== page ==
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April 17-23, 2022

Hi, my name is Andrew Hopper, and I had the pleasure of riding the Orange Villages Bicycle Trail (OVBT) over the Easter holidays in 2022.

OVBT is a thoughtfully curated 400km loop around the central west of NSW, with most of the ride on quality secondary roads, both sealed and unsealed, and only minimal traffic to contend with.

I chose the perfect time of year to ride, with (almost) perfect weather, and all the colours of Autumn on full display in the wonderful towns along the way.

I am an e-bike tourist, and I was well prepared for camping each night.

Jet streams in the early morning. Photo: Andrew Hopper

Day 1 - Orange to Molong (61km)

Orange was my start and end point, and it is a beautiful town to ride around, however, it’s not long before the climbing starts heading for the highest peak on the whole trip – Towac Pinnacle.  Along this stretch, there are several wineries to enjoy.

From Towac Pinnacle it’s a lovely long downhill ride to Lake Canobolas, where you can enjoy coffee and cake, a dip in the lake, or just the lovely scenery.

The trail then continues along quiet backroads through the little townships of Nashdale and Borenore before the last stretch into Molong.

Molong is famous for its heritage listed main street which I explored during the afternoon, and its babbling brook that flows behind the old railway station. Photo: Andrew Hopper 

My first night’s camp was at the Molong showground, which backs onto the first hole at the golf club
Photo: Andrew Hopper

Day 2 - Molong to Manildra (35km)

Day 2 proved to be slightly less demanding, with a relaxing 35km ride from Molong to Manildra.

The landscape changed as the route took me further west, with the colourful backdrop of Orange and Molong, giving way to more traditional Aussie bush, complete with gumtrees and screeching galahs and rosellas.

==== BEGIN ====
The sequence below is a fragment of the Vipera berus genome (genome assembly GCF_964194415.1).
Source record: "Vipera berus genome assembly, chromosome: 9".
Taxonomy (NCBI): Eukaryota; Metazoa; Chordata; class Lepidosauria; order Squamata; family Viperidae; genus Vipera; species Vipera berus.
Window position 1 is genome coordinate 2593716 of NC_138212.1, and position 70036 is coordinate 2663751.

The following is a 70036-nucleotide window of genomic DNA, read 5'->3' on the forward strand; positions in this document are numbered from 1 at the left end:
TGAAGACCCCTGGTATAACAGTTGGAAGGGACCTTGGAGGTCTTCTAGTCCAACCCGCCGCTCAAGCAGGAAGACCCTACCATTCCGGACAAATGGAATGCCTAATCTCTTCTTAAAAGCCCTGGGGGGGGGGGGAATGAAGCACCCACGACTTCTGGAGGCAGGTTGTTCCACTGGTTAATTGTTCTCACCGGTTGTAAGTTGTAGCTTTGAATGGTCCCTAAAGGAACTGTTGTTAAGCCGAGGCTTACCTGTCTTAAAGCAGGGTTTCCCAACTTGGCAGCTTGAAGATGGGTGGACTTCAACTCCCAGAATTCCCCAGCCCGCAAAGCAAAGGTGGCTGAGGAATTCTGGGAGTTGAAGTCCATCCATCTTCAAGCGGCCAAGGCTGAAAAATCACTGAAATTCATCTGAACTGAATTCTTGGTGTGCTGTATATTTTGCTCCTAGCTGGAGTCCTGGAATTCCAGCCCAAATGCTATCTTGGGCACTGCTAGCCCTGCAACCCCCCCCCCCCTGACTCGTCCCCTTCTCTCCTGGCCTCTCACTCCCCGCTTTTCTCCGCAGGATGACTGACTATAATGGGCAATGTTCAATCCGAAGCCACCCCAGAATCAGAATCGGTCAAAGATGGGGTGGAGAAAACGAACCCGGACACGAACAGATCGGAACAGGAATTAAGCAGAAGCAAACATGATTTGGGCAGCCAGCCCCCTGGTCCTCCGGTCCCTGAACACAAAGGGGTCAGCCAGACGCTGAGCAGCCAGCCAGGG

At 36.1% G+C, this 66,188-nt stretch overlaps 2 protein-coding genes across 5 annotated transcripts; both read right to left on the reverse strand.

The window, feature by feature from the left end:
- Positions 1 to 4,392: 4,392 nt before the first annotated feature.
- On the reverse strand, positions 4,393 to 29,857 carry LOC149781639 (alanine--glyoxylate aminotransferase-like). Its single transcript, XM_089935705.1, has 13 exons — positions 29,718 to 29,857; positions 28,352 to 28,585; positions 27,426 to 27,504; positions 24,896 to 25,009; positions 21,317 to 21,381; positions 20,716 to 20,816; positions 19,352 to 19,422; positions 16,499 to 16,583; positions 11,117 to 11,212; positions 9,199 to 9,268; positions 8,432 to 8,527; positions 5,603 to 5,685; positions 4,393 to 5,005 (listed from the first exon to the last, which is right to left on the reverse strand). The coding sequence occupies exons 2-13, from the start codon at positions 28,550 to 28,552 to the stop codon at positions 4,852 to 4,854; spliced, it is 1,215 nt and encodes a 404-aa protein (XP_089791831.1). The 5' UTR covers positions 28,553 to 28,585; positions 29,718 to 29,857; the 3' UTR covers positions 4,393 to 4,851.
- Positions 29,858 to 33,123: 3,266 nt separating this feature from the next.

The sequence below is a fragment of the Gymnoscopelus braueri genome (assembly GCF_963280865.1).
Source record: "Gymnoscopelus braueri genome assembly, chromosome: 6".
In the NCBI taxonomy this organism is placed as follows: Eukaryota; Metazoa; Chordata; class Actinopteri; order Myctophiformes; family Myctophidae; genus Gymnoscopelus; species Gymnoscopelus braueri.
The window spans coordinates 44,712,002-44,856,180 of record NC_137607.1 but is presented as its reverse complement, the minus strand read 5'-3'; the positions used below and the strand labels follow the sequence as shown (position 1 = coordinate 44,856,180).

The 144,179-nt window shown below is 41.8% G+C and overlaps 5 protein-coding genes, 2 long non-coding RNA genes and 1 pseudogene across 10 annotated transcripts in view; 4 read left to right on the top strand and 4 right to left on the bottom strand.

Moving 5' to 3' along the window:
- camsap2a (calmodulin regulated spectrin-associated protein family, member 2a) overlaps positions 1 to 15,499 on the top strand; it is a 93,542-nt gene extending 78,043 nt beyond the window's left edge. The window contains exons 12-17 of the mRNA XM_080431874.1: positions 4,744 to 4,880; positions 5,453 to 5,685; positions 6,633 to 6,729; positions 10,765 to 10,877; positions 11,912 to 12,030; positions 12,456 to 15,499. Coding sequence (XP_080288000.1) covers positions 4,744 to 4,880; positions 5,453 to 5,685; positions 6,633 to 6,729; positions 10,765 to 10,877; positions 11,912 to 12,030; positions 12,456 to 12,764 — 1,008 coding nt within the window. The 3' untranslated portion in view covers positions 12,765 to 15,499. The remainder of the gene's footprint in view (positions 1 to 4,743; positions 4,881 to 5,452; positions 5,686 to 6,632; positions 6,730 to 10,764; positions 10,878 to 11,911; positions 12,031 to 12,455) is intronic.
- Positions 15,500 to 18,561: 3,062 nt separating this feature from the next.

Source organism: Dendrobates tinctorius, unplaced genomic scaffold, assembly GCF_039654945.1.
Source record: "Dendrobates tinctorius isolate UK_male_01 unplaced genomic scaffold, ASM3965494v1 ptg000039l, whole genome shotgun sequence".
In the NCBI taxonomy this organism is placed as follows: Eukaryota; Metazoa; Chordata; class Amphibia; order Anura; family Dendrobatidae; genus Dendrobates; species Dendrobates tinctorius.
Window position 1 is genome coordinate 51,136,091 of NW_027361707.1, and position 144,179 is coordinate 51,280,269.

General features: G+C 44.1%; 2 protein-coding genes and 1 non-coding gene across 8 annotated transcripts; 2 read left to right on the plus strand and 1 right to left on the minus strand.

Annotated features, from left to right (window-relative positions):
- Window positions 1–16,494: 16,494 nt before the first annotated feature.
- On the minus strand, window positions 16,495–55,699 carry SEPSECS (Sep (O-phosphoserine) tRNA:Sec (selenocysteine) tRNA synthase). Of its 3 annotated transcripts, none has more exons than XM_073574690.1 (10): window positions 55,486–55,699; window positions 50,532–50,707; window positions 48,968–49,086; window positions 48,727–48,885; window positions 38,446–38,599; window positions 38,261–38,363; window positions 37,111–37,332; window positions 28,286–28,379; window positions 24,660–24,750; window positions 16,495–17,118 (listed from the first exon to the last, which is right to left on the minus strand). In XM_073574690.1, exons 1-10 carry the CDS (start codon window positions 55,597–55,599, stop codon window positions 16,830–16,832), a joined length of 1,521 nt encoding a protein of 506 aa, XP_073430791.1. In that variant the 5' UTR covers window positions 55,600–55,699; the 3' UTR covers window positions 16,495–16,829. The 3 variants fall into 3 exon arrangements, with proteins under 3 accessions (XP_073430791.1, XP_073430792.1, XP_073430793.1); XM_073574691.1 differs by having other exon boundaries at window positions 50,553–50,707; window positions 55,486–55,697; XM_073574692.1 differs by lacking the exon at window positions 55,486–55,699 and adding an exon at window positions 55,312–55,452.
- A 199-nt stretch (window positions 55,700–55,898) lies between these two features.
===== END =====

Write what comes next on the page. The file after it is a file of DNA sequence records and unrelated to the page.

I enjoyed some exhilarating, long descents in this section. Photo: Andrew Hopper

I reached Manildra just before lunch. It’s not hard to miss with the enormous flour mill dominating both sides of the main road into town. Manildra also has its share of charming character buildings, including the oldest continually operating theatre in the country.

Home for the night was the Manildra showground with its first-rate facilities and hospitality. Photo: Andrew Hopper

Day 3 - Manildra to Canowindra (67km)

Day 3, a day of extremes weather wise. Starting in bright sunshine and concluding with an almighty inland thunderstorm.

The first 45km’s of the ride to the town of Cargo is on some of the quietest backroads I’ve ever ridden, which made for blissful cycling.

I was then rewarded with Cargo’s country hospitality with its quaint cafe and beautifully restored pub. The waffles and ice cream at the café were a real treat.

From Cargo, the ride got a little hairy with big downhills and more traffic than I’d experienced on the previous two days. Fortunately, the road shoulders were wide and with the required care, I made it to Canowindra by mid-afternoon.

Canowindra is a real step back in time with its 19th century buildings, resplendent with beautiful facades and first floor verandahs.

I pitched my tent at the local caravan park, but it wasn’t long before I was seeking shelter in the amenities block after a ferocious storm blew in. Fortunately, no damage was incurred, and it was the only bad weather for the entire trip.

Day 4 - Canowindra to Cowra (46km)

After a chilly and drizzly start, day 4 turned into the most magnificent day.

The road to Cowra was mostly flat and completely devoid of cars, and there was not a breath of wind. The most perfect of riding conditions.